Economics of Liberty Philosophy

Hey Bernie Supporters, Try Some Voluntaryism

Admittedly, I’ve been very critical of Bernie Sanders and his supporters. Both have been the subjects of numerous posts, videos, and articles. I’ve called them out on what I consider “fraud humanitarian efforts.” I’ve said that Bernie Sanders embodies everything that is annoying about white liberals. I’ve expressed disbelief in his promises to scale back on war efforts, after considering his voting record. I’ve not been impressed by the slogans of ending the war on drugs and criminal justice reform. I’ve been most critical of their knowledge of economics, or lack thereof.
And I don’t regret nor seek to retract any of those points. Everything still stands.

Related: Bernie Sanders is Everything That is Annoying About White Liberals

But with the recent primary results, it is fairly obvious that Sanders won’t win the Democratic nomination. Though it is very easy to say that the DNC treated him unfairly, Sanders didn’t win majority of the pledged delegates nor the popular vote. So, what’s next?

To be fair, no one should be surprised if he decides to fully endorse Hillary Clinton once he inevitably drops out; this should actually be expected. But what does this mean for his supporters? I have no desire to tell you what politician you should now support. In fact, I’d highly advise that you stop expecting politicians to save your lives. However, I recognize that this campaign didn’t end the way that you wanted.
So I do have one suggestion: Voluntaryism

Voluntaryism is simply the idea that all exchanges, transactions, and interactions between individuals should be consensual and voluntary. This idea may seemingly contradict the core of Bernie’s campaign, but it doesn’t mean that your desires can’t be accomplished. You’ve seen that politics are rough and the elites don’t play fair. You got it wrong by assuming that you just needed to get the right person in office, thinking that Bernie would use the monopoly on use of force and violence to do good. So you ran an entire campaign propping up the system, while simultaneously thinking you were fighting the elites. Campaigning to expand the same system that has been used by the elites to benefit the elites. Your campaign has been diametrically opposed to your end-game. So why not cripple those 1%, oligarch elites that you despise so much by advocating voluntaryism?

Sure, it’s going to be more difficult to get results based on your views without having a monopoly on the use of force. But at least you’d be a little more principled. A voluntary society does not mean that you can’t set up a community in which you all chip in to pay for healthcare and college. It only means that you cannot legitimately force everybody to subscribe to this community or be a part of it. It also means that you do not have to fund the efforts that you claim to be against, such as perpetual war and corporate welfare.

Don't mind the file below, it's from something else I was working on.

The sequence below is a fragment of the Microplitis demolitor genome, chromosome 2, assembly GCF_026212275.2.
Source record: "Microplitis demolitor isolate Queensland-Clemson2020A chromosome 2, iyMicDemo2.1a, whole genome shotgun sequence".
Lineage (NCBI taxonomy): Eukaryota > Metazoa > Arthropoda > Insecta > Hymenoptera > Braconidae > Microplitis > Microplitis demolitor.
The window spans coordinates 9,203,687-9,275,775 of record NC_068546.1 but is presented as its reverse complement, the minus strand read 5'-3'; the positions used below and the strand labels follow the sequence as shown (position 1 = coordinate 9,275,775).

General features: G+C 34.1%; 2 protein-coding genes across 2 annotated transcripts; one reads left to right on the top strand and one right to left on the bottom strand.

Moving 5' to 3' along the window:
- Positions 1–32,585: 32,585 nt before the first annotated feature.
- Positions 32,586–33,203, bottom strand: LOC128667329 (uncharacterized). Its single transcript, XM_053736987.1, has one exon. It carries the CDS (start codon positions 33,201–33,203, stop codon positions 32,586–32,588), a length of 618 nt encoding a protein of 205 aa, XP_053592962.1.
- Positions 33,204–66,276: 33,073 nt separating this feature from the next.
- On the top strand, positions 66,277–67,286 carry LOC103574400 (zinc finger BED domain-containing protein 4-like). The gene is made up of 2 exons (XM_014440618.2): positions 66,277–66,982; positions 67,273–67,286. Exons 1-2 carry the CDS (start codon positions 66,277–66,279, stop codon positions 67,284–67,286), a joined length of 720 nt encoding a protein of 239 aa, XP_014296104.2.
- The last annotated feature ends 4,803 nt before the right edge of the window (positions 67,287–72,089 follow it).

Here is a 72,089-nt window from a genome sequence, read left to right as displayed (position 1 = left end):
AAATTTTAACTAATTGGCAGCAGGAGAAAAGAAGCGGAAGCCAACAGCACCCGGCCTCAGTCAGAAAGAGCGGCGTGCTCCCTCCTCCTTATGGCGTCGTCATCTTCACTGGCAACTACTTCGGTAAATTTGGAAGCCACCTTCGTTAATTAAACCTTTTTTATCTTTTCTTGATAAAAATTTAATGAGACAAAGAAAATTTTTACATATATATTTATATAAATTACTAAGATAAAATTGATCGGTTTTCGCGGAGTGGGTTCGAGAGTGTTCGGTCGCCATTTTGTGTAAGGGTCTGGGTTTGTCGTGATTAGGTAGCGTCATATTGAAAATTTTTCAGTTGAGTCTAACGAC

Government is just a monopoly on the use of force and violence that is seen as legitimate within a particular region. The go-to default fear is the uncertainty of a human affair without government. But historically, governments have caused more mass human atrocities than that of private entities. Government does not guarantee freedom or security. Mao Zedong completely ignored his countries constitution and ended up using government to murder millions of his own people. Advocating voluntaryism doesn’t meant there won’t be instances of oppression, immorality, and injustice. It just means that YOU don’t have to be the one advocating or funding it.

I don’t exactly support the idea that Bernie Sanders “gets it right” from the libertarian perspective on social issues. If one owns themselves, then they own what they’ve obtained through voluntary exchange or through their own labor. So I do not think there is an absolute difference between social and economic freedom — they are quite intertwined.

So why not advocate a philosophy that allows you to freely build a community with other like-minded individuals? If you did, you wouldn’t feel so let down by the political realm. Do you feel as if your ideology is so weak that it absolutely has to be forced upon the other individuals that may or may not agree? Do you not participate in many different voluntary exchanges throughout the day? Why not simply remain consistent in that idea?

No matter who it is or what they choose to call themselves, voluntaryism is more than likely the better alternative. The trick seems to be getting people to realize that they can still support some of the things they highlight, while still being a voluntaryist. You can be a leftist when it comes to economics and be a voluntaryist, so as long as you aren’t trying to force people to subscribe to it. You can build a community full of voluntary Democratic Socialists (though, I wouldn’t advise it).

Some Bernie Sanders Supporters may be at a crossroads on what to do next.  Instead of looking to the next politician, they should start realizing that they own themselves and not other people.

Google Voluntaryism.

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